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Bargaining, Politics, and Solidarity: A Different Story?
A Study of Employment Relations and Occupational Welfare in Norway. Doctoral Dissertation

Jon M. Hippe

Fafo-report 228

Web edition

The Norwegian case offers an opportunity to tell a different story of occupational welfare. Opposed to what is conventionally perceived, this works argues that occupational welfare plays an important role in the Norwegian welfare state and that, in certain periods, the growth of these arrangements has been a precondition for an expansion of public social policy programs. The study offers an analysis of the historical development of occupational welfare and its interplay with public programs as well as an analysis of why such benefits are offered by private sector companies. Among the conclusions drawn are:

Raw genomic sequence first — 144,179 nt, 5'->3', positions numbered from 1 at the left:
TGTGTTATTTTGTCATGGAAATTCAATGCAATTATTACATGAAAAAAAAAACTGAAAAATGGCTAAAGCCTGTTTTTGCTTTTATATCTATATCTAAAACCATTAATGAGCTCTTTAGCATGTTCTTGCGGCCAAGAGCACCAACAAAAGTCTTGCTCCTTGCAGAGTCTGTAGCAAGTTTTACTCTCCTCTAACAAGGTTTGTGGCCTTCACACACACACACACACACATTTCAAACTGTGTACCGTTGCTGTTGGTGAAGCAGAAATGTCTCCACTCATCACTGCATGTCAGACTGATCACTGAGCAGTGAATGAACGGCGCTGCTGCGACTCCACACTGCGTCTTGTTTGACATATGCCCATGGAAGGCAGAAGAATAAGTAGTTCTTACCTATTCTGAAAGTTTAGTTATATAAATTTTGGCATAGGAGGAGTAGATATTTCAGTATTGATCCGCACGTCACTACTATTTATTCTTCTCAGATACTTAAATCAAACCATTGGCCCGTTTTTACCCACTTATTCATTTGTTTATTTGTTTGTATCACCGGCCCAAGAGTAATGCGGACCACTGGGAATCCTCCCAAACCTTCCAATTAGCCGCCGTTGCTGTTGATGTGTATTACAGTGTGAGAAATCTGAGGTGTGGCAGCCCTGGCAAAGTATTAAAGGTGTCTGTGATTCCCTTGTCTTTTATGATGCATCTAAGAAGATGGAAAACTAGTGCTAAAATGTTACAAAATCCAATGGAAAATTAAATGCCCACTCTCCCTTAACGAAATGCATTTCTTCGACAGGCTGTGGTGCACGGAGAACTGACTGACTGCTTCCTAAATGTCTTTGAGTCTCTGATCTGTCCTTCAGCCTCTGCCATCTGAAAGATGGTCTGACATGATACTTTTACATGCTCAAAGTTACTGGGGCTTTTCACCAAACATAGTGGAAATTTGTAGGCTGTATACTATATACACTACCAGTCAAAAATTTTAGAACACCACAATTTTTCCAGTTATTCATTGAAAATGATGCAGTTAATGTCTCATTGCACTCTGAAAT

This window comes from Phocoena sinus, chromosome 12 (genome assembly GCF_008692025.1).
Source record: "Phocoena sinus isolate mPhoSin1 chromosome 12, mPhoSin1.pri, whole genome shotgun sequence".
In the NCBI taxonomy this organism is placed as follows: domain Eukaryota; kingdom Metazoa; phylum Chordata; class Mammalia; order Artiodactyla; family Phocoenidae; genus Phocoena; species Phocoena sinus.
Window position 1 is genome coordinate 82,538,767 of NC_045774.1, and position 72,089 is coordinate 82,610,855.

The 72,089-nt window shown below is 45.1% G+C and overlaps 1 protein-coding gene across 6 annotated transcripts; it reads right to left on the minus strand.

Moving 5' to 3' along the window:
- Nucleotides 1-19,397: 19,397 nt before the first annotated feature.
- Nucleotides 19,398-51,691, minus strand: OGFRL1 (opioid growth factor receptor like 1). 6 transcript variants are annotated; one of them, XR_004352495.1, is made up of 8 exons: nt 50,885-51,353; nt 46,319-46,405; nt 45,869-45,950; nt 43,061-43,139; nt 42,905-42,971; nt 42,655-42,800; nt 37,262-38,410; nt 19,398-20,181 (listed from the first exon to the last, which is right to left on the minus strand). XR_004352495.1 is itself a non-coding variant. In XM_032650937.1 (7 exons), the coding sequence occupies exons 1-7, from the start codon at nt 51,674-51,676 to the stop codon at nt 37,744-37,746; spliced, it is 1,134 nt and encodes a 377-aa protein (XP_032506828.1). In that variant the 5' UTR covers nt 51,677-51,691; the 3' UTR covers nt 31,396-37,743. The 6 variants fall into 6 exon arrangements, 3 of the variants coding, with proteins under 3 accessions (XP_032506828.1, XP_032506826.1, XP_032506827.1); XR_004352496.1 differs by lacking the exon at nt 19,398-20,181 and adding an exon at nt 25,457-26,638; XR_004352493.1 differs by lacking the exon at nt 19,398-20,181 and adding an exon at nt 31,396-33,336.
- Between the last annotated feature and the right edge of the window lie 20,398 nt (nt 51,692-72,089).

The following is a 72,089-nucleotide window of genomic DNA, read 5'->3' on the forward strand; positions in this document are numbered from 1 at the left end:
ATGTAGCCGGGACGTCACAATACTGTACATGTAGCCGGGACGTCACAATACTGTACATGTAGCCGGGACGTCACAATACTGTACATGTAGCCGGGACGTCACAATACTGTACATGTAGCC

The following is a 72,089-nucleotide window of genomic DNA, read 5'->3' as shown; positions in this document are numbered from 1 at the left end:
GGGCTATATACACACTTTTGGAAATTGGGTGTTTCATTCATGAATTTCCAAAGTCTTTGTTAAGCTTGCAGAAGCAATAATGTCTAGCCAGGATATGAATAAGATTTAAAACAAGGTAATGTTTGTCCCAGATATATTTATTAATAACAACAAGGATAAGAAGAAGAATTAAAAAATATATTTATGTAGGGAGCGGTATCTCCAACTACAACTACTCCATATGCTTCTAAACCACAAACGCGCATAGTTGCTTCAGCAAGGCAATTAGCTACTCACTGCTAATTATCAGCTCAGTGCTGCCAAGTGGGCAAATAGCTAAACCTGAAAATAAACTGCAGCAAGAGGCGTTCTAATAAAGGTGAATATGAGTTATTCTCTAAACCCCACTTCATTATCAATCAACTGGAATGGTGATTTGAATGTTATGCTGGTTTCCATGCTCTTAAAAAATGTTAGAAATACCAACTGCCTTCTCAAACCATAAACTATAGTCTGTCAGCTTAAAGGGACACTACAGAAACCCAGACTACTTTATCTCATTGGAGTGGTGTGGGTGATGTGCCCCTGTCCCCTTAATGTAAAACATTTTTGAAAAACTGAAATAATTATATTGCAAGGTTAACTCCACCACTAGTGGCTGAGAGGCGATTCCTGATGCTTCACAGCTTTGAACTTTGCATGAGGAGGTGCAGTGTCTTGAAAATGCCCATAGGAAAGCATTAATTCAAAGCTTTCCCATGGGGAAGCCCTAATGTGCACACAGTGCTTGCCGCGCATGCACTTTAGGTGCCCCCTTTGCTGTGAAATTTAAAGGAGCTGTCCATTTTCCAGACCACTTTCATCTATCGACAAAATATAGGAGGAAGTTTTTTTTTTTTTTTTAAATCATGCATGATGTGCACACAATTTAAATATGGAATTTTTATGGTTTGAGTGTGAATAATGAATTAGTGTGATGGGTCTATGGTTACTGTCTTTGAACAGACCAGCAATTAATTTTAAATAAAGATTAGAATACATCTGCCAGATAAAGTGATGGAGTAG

• Employee benefits that can be closely linked to social policy schemes (i.e. occupational welfare) show increasing importance as a form of remuneration and do form a distinct part of indirect remuneration
  • The provision of occupational welfare benefits is determined by factors internal to the firm, such as the organizations of labor relations, the system of wage bargaining and personnel policies. Employers tend to adjust their welfare strategies when unions enter the picture
  • The relationship between private and public welfare provision has been far from mechanical in the way that traditional theories of substitution could lead one to think. The substitution effect is to a large extent dependent on the nature of labor market institution

This analysis of occupational welfare indicate a revised understanding of how the Norwegian welfare state came to be far from a heroic version of welfare state development as a result of a grand strategic plan in which a homogenous labor movement consolidates its political power and quite simply legislates the “new society”.

Utgitt: 1997 Id-nr.: 228